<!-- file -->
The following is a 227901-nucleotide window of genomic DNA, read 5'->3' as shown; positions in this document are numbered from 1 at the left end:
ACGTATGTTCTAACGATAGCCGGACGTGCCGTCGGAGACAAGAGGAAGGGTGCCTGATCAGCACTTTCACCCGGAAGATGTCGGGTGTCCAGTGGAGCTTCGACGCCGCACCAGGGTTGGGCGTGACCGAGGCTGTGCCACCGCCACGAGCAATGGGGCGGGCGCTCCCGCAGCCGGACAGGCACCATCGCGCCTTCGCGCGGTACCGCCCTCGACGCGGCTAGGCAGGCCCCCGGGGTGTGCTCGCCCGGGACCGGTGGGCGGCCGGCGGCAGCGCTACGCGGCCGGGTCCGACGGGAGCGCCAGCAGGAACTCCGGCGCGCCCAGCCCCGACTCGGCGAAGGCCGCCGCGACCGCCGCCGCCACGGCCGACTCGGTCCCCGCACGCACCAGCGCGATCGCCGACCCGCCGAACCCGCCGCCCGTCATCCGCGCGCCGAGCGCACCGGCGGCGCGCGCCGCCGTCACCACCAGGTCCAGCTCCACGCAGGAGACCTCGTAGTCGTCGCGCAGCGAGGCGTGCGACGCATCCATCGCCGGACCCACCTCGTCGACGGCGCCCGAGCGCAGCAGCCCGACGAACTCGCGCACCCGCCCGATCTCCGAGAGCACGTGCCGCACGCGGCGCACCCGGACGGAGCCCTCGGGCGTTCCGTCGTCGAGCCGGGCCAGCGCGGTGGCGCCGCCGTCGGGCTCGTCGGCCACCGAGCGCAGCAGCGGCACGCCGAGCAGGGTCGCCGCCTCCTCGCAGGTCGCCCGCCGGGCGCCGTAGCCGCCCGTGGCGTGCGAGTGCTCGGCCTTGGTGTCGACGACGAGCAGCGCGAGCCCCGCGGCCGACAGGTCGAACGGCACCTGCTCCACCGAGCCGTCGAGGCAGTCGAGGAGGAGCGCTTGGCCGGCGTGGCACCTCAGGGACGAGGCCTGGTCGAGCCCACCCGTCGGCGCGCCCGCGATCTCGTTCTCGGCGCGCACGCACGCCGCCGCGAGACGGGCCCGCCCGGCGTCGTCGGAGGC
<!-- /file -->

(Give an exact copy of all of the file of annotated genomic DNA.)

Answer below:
The following is a 227901-nucleotide window of genomic DNA, read 5'->3' as shown; positions in this document are numbered from 1 at the left end:
ACGTATGTTCTAACGATAGCCGGACGTGCCGTCGGAGACAAGAGGAAGGGTGCCTGATCAGCACTTTCACCCGGAAGATGTCGGGTGTCCAGTGGAGCTTCGACGCCGCACCAGGGTTGGGCGTGACCGAGGCTGTGCCACCGCCACGAGCAATGGGGCGGGCGCTCCCGCAGCCGGACAGGCACCATCGCGCCTTCGCGCGGTACCGCCCTCGACGCGGCTAGGCAGGCCCCCGGGGTGTGCTCGCCCGGGACCGGTGGGCGGCCGGCGGCAGCGCTACGCGGCCGGGTCCGACGGGAGCGCCAGCAGGAACTCCGGCGCGCCCAGCCCCGACTCGGCGAAGGCCGCCGCGACCGCCGCCGCCACGGCCGACTCGGTCCCCGCACGCACCAGCGCGATCGCCGACCCGCCGAACCCGCCGCCCGTCATCCGCGCGCCGAGCGCACCGGCGGCGCGCGCCGCCGTCACCACCAGGTCCAGCTCCACGCAGGAGACCTCGTAGTCGTCGCGCAGCGAGGCGTGCGACGCATCCATCGCCGGACCCACCTCGTCGACGGCGCCCGAGCGCAGCAGCCCGACGAACTCGCGCACCCGCCCGATCTCCGAGAGCACGTGCCGCACGCGGCGCACCCGGACGGAGCCCTCGGGCGTTCCGTCGTCGAGCCGGGCCAGCGCGGTGGCGCCGCCGTCGGGCTCGTCGGCCACCGAGCGCAGCAGCGGCACGCCGAGCAGGGTCGCCGCCTCCTCGCAGGTCGCCCGCCGGGCGCCGTAGCCGCCCGTGGCGTGCGAGTGCTCGGCCTTGGTGTCGACGACGAGCAGCGCGAGCCCCGCGGCCGACAGGTCGAACGGCACCTGCTCCACCGAGCCGTCGAGGCAGTCGAGGAGGAGCGCTTGGCCGGCGTGGCACCTCAGGGACGAGGCCTGGTCGAGCCCACCCGTCGGCGCGCCCGCGATCTCGTTCTCGGCGCGCACGCACGCCGCCGCGAGACGGGCCCGCCCGGCGTCGTCGGAGGC